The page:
EPG (esterified propoxylated glycerol) - which has gained some traction in confectionery and snacking applications as a means of reducing calories and saturated fat without compromising on taste or texture - can be listed on food labels as ‘EPG (modified plant-based oil),' and has secured a no questions letter from the FDA regarding its GRAS status for multiple applications.
To make EPG, Epogee splits rapeseed oil (although other oils can also be used) into glycerin and fatty acid, inserts a food-grade link, and reconnects them. The modified fat (EPG) has a melting point of 102˚F, which means it doesn’t liquify when it passes through the body (which typically has a temperature of around 98.6˚F) and has “the consistency of soft candlewax."
EPG largely resists digestion because digestive enzymes are prevented from breaking it down, so hardly any of its calories are released, explained chief commercial officer Jayme Caruso, who was speaking to FoodNavigator-USA at the Natural Products Expo West show in Anaheim last week. To put this into perspective, 1g of fat contains 9 calories, while 1g of EPG contains 0.7 calories.
‘Our fat system has more of a tendency to stay in the substrate during the cooking process’
EPG's potential in plant-based meat applications has only emerged recently, said founder and CTO David Rowe: “It was a big surprise… what we're seeing is that the central focus is not cutting calories, but the fact we're delivering all of these sensory attributes and closing the gap between plant-based and animal-based in dairy and meat, and that was something honestly, that was unexpected. We're getting a long, clean finish like dairy fat or tallow.”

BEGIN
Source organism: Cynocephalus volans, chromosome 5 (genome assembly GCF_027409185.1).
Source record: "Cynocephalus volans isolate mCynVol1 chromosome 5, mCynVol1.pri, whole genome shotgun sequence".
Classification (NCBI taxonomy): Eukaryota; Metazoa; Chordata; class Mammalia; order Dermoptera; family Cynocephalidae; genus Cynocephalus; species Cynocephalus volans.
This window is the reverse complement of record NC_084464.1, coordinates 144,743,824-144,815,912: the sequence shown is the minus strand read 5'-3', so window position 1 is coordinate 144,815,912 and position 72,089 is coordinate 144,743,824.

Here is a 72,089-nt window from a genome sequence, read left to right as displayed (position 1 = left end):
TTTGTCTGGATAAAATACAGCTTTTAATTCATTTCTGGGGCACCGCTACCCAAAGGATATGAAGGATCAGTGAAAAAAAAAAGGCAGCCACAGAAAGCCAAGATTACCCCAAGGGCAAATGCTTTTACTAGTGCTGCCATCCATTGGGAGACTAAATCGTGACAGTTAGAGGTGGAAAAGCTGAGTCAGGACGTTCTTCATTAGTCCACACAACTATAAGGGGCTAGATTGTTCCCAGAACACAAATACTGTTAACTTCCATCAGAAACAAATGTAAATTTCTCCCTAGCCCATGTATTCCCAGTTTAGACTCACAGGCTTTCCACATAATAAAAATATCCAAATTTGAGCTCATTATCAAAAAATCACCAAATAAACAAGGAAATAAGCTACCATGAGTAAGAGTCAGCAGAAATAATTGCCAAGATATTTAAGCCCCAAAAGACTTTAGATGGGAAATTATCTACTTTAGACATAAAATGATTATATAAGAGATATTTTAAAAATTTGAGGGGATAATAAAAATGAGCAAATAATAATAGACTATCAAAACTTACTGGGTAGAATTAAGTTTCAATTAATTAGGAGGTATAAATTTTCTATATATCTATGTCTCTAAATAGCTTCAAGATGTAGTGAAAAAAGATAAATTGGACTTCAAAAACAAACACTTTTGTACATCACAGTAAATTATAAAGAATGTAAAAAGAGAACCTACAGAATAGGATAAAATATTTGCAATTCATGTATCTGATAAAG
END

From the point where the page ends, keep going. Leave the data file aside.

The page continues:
Caruso added: “What we're noticing is most plant based meat alternatives are using some combination usually of coconut oil and sunflower oil, or canola, or something like that. These fat systems have have a tendency to bleed out a little during the cooking process because of the heat, so when you bite into them, right, you get a moisture up front, but then there's almost a hollow dryness behind it.
“Because of the unique structure of the EPG molecule, our fat system has more of a tendency to stay in the substrate during the cooking process, and it also kind of semi-solidifies, so when you eat a plant based meat with EPG, you get that upfront moisture and lubricity but then you get a slower almost melt release that coats the mouth and is similar to animal fat."
‘We can actually help improve eating enjoyment without blowing up the nutritional panel’
Caruso observed: “It’s something we kind of discovered serendipitously as we were working on other things. What’s exciting is that we can actually help improve eating enjoyment without blowing up the nutritional panel, because we still have all of these attributes, 92% fewer calories, and fewer labeled grams of saturated fat, and a lot of these [plant-based meat] companies are trying to reduce saturated fat.”
As to how EPG might work in, say, a plant-based burger formulation, he said: “You would either replace some portion of your coconut oil blend, or you could add EPG on top of, right so it depends on what you're trying to achieve. What's going to determine the tack you take would be what organoleptic experience you're trying to create, along with where do you want your nutritional panel to be?”
‘It reduced bitter, it burned, and seared [flavor notes], it improved moisture, cohesiveness of mass, first bite, and density’